Owning a dog can be a very rewarding experience. They can bring joy and companionship in many facets of life; this can be especially comforting during the pandemic. One of the joys of dog ownership is taking them for walks which is very beneficial for both the owner and dog. This blog will offer tips on dog walking injury prevention.
Dog Walking Injuries
All too often in the clinic we see a long list of injuries associated with walking a dog. Most of these injuries stem from the leash. Either getting it wrapped around body parts and pulled on or you get pulled over while holding onto the leash. This blog will review ways to reduce the risk of injury while still enjoying walking your dog.
Dog Walking Injury Prevention
Choosing the Right Leash or Harness
Leashing your dog while walking is very common. Selecting the best leash for you and your dog is a very important way to reduce the potential for injury. Stay away from leashes with thin rope or that have a tendency to knot up. These styles have a higher chance of getting wrapped around hands or fingers that can cause a whole host of injuries.
Qualities of Good Leash
- Wide diameter
- Does not knot very easily
- Highly visible
- Built in elasticity
If your dog has a tendency to pull hard, there are several options that will help reduce the risk of falling. Once you clip the leash on the collar, wrap the leash around the dog’s torso. Running the leash through the loop that’s produced will allow the tug to be felt in the dog’s torso rather than the collar. This helps to provide feedback to the dog to reduce pulling without choking them or the need for a choking collar. Using a leash that has built in elastic can increase safety for both dog and owner by reducing the tug on the owner.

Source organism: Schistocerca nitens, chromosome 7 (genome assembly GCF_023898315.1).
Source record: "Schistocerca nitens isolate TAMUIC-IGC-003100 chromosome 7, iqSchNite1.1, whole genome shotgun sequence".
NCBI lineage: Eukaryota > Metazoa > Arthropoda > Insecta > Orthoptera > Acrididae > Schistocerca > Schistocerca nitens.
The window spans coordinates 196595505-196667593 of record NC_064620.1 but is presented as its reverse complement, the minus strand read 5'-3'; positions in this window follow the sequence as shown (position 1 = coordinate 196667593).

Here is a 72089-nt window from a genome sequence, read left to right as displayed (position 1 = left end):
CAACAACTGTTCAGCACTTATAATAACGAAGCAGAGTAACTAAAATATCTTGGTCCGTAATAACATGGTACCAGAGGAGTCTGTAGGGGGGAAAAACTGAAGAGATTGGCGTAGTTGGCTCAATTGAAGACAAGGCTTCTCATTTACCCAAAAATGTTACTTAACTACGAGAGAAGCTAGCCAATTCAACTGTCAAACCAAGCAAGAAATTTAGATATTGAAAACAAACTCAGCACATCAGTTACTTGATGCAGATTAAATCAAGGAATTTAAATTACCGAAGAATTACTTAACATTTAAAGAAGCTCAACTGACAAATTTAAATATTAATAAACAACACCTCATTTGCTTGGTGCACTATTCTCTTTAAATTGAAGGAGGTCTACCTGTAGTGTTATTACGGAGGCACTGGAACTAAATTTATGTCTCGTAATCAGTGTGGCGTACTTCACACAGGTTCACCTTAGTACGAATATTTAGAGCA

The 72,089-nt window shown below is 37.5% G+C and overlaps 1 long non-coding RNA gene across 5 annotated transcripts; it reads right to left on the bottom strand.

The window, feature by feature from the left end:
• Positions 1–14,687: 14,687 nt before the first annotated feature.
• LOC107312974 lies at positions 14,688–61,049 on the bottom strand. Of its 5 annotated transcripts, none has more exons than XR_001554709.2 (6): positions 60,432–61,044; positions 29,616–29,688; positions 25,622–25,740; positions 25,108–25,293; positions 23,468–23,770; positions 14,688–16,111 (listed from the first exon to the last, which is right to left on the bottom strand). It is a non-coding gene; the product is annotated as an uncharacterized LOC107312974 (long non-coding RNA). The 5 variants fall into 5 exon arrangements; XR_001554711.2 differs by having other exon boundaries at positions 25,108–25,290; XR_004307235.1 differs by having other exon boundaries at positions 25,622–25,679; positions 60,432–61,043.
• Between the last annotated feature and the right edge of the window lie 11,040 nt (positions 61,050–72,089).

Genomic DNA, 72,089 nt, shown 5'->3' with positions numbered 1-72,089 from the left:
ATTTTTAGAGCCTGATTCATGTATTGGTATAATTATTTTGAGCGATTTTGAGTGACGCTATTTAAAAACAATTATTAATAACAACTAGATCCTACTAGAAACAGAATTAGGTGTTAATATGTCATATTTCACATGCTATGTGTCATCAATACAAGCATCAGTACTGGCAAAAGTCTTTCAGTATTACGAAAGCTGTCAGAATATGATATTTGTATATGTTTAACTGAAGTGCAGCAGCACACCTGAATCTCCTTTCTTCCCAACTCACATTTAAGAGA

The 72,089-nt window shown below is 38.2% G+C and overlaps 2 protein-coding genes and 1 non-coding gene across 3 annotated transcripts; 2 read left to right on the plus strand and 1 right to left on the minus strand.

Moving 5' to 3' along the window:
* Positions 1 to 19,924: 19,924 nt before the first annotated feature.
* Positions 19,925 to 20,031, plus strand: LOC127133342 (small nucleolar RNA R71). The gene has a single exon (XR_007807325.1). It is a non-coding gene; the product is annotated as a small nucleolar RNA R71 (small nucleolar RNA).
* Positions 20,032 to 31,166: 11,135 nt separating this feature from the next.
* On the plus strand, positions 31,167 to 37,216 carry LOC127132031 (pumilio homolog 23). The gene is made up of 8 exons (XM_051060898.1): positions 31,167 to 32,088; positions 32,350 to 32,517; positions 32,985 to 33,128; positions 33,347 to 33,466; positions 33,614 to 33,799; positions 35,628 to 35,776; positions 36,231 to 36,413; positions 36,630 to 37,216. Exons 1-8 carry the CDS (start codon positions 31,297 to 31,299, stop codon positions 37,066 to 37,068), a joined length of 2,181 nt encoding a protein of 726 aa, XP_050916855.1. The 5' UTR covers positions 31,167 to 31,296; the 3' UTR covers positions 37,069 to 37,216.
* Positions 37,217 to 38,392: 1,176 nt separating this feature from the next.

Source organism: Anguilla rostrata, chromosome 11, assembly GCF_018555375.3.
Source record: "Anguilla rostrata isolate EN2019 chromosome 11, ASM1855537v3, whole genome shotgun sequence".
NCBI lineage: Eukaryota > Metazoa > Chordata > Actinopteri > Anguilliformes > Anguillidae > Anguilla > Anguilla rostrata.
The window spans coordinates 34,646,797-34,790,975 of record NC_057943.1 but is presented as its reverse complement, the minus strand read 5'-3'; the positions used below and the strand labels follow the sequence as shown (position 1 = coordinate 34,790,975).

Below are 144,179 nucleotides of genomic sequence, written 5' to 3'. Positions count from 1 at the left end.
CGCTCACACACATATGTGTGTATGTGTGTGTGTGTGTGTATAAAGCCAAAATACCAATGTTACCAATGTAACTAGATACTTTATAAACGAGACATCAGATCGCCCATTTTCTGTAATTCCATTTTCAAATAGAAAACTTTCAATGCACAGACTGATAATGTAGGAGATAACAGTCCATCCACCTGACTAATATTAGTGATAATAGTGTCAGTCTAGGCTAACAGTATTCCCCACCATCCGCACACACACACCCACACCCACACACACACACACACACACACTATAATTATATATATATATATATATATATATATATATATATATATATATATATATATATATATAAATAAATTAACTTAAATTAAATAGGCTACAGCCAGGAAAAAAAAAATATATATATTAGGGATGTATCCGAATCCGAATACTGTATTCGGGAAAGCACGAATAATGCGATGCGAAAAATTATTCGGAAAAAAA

Some dog leash companies have a harness that the owner can wear around their torso. The torso anchor system can offer several advantages over the traditional leashing system. The torso anchor changes the center of gravity where the dog is pulling, from high on the shoulder to the middle of the body. With the center of pull lowered on the body there is more mass to pull over. This allows for better balance since your body’s typical center of gravity is at about the belt buckle. Some torso style of anchors also have a quick release system. This increases your safety if your dog continues to pull, or you feel unsafe being permanently attached to your dog.
Mind Your Footwear
The type of footwear you choose to walk your dog in is very important, especially if you have a large breed dog or your dog has a tendency to pull while walking. Alaska can provide a wide variety of weather from rain, snow, and ice. Choosing the correct footwear is very important to help maintain safety while walking with your dog. Several brands of shoe companies now make shoes with metal studs embedded in the souls of the shoe. The extra traction of the studs can help to provide a reduced fall risk during the winter months. There are also wide of ice cleats available on the market. Ice cleats are a great way to increase traction and can be attached to most shoes.
Initial training for your dog is an important aspect of dog walking injury prevention. Setting behavior expectations for when your dog is on a leash is very important. Sometimes this is better accomplished with help. This can include an obedience class or hiring a private dog trainer for a few sessions to help set those behavior expectations. Remember that when working with an animal, the best way to get good results from your dog is consistency with the routine. Commands that you use and positive reinforcement are also great ways to help train your dog.
As a Last Resort…
The last way to help reduce the risk of injury while walking your dog is simply to let the leash go if they pull too hard. You can then work on retrieving your dog at a later time. It might be inconvenient at the time to have your dog on the loose, but in most cases it will be less effort and energy than sustaining an injury to your arm.
I hope this blog on dog walking injury prevention has been helpful to all our patients and future patients with dogs. If you find yourself with an injury to your shoulder, arm or hand, please call us at (907)563-8318. We will help you get the care you need!
Written By: Tom Robinson, OTD, OTR/L